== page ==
The RadRunner from Rad Power Bikes broke new ground upon its release two years ago. It became the first widely successful utility e-bike from a major manufacturer, spawning many imitators in the process. The e-bike has remained a staple of Rad’s lineup of electric bicycles ever since, and it is now getting an update in the form of the RadRunner 2.
The RadRunner 2, which was just announced this morning, carries over much of what riders know and love from the original RadRunner.
The step-through frame is largely the same, though the geometry has been altered to bring it closer to the popular RadRunner Plus. A more laidback head tube angle mimics a similar angle offered by the longer suspension fork on the RadRunner Plus.
While the RadRunner 2 doesn’t have the same suspension offered by the fancier Plus version, it does draw inspiration from its ride comfort. To create a more plush ride, the RadRunner 2’s saddle has been upgraded with an extra 15 mm of cushioning. That’s a whole half-inch of butt-bouncing goodness, making the somewhat funny-looking flat saddle a bit nicer on the tush.
The odd look to the saddle is no accident. It’s designed that way to fit nicely with the Passenger Kit accessory that turns the RadRunner 2 into a two-person e-bike. Or, as I found when I tested that package on the original RadRunner with my two young nephews, it can be a three-person e-bike as long as riders #2 and #3 are sufficiently pint-sized. And with the inclusion of a new accessory, Rad Passenger Bars, the RadRunner 2 will be even more comfortable for rear passengers.
The long rear bench seat combined with the wheel skirt and footpegs makes for an optimum passenger platform, but it can still be used for loading cargo as well. The combined utility of cargo and passengers was one of the first things that drew me to the bike over two years ago, and I’m glad to see that it has only gotten better. In fact, I’m guessing those passenger bars would make a great place to tie bungee cords when you’re lashing down cargo – not that they are likely intended for that. But you know the drill: improvise, adapt, overcome.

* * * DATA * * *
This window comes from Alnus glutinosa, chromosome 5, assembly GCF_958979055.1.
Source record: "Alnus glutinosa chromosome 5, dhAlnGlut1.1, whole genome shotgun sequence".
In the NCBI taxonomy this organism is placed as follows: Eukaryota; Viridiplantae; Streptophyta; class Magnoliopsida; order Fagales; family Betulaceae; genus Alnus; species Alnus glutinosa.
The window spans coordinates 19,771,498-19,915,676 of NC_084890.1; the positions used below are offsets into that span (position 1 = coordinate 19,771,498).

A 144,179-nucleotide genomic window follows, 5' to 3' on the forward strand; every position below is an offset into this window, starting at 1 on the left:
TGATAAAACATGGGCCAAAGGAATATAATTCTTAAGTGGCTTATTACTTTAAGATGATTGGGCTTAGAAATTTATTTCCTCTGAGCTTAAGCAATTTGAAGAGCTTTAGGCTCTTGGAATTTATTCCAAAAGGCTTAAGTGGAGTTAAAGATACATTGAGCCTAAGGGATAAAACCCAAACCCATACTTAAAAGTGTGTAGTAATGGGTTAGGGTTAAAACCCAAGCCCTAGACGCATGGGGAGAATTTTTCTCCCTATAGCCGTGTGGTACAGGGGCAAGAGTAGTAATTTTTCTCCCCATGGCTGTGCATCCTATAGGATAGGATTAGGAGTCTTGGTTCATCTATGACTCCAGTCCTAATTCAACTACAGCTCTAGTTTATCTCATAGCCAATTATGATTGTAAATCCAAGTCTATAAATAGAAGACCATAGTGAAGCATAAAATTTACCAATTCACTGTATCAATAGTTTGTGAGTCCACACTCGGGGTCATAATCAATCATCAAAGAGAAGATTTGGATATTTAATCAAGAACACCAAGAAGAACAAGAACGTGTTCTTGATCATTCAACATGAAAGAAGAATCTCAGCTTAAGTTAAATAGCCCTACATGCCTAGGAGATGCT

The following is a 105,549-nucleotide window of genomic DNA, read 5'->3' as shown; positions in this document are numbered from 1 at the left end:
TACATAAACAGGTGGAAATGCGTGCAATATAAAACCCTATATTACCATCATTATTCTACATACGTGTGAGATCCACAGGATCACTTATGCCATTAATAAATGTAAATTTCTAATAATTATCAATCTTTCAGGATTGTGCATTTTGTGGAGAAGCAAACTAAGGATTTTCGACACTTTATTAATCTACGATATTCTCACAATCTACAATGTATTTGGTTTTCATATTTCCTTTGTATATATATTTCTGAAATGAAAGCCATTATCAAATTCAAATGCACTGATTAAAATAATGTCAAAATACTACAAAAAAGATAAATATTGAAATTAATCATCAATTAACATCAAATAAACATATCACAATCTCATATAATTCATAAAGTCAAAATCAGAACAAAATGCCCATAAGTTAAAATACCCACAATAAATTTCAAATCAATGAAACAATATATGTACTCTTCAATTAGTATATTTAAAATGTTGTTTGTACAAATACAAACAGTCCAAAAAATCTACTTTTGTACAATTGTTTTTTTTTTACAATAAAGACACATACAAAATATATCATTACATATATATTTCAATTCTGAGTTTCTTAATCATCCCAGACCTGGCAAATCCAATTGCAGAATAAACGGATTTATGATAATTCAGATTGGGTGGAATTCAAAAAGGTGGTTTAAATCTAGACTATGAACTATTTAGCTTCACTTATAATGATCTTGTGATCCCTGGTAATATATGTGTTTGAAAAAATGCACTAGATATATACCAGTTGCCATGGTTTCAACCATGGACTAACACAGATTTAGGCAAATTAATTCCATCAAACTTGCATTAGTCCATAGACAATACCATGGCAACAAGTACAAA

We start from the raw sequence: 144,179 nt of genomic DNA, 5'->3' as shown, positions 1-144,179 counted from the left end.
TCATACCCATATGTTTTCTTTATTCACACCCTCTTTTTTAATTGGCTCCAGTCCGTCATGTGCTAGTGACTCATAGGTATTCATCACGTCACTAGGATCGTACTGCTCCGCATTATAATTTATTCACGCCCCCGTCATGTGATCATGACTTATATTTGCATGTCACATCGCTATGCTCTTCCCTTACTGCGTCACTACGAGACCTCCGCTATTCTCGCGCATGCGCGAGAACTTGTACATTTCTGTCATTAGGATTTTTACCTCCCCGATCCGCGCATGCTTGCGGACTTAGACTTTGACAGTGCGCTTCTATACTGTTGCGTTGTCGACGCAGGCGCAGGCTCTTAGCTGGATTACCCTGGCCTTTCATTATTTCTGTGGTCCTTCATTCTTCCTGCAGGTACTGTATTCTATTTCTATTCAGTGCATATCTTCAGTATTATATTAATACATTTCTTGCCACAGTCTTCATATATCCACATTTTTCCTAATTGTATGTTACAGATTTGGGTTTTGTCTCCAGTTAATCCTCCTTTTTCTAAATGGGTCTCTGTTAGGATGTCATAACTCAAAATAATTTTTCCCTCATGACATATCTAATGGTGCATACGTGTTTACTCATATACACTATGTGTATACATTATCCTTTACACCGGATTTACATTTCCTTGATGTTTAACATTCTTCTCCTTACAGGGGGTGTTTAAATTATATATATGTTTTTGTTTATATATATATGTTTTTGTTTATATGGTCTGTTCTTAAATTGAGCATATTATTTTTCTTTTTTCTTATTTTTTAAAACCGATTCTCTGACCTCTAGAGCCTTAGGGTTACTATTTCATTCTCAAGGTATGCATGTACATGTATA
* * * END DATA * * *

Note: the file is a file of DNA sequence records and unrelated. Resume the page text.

The RadRunner 2 platform still accepts other popular accessories from the RadRunner line, such as that giant Center Console accessory that provides enclosed storage, a phone holder, and a cup holder all in one package. It removes the step-through nature of the bike, but its utility likely makes it worth it for many riders.
The other major features of the RadRunner 2 all stick to the usual suspects we saw with the original RadRunner. There’s the single-speed drivetrain, the LED display, and the Tektro mechanical disc brakes.
All of these parts are chosen to offer a balance between good quality components and affordability. Riders looking for suspension or multiple gears can upgrade to the RadRunner Plus, but the RadRunner 2 is still likely sufficient for most riders.
Performance also remains the same, with a top speed on throttle or pedal assist of 20 mph (32 km/h). A 672 Wh battery offers the same range of up to 45 miles (72 km) per charge.
The three-inch tires are also back, offering wide enough tread for off-road excursions, but remaining narrow enough to preserve a nimble ride on the road.
As for pricing, the RadRunner 2 goes on sale this morning for $1,499. That’s a solid increase compared to the $1,299 RadRunner, but likely falls in line with Rad’s recent announcement that prices would be increasing due to increasing pricing pressures in the e-bike industry.
As anyone who saw my review over two years ago when the first RadRunner came out will know, I’m a huge fan of this platform. It’s nimble, it’s quick, it’s simple, and it’s bulletproof. My biggest complaint is probably that the dang name always autocorrects to “roadrunner” when I type it.
While this is admittedly not a massive update to the RadRunner, that’s fine with me. In fact, I’d rather see it stay largely unaltered. The bike has long been an awesome addition to anyone’s garage, and the changes we’re seeing now simply make it a bit better without messing up a good thing.
If it ain’t broke, don’t fix it.
That’s largely the sentiment I heard from Rad’s team when I asked them about the design changes. They explained that, for the most part, the RadRunner has been a crowd favorite, but that they wanted to take into consideration some specific feedback they heard about the ride to improve it even further with these updates.
The only thing that stings me here is the price. I still think the RadRunner 2 is a good buy at $1,499, but that previous pricing for the RadRunner 1 was pretty sweet. Like we’ve covered before though, everything from the exchange rate to the cost of raw materials and gouging ocean freight rates are forcing manufacturers to raise prices across the board.
What do you think of the RadRunner 2 platform? Let’s hear your thoughts in the comment section below!
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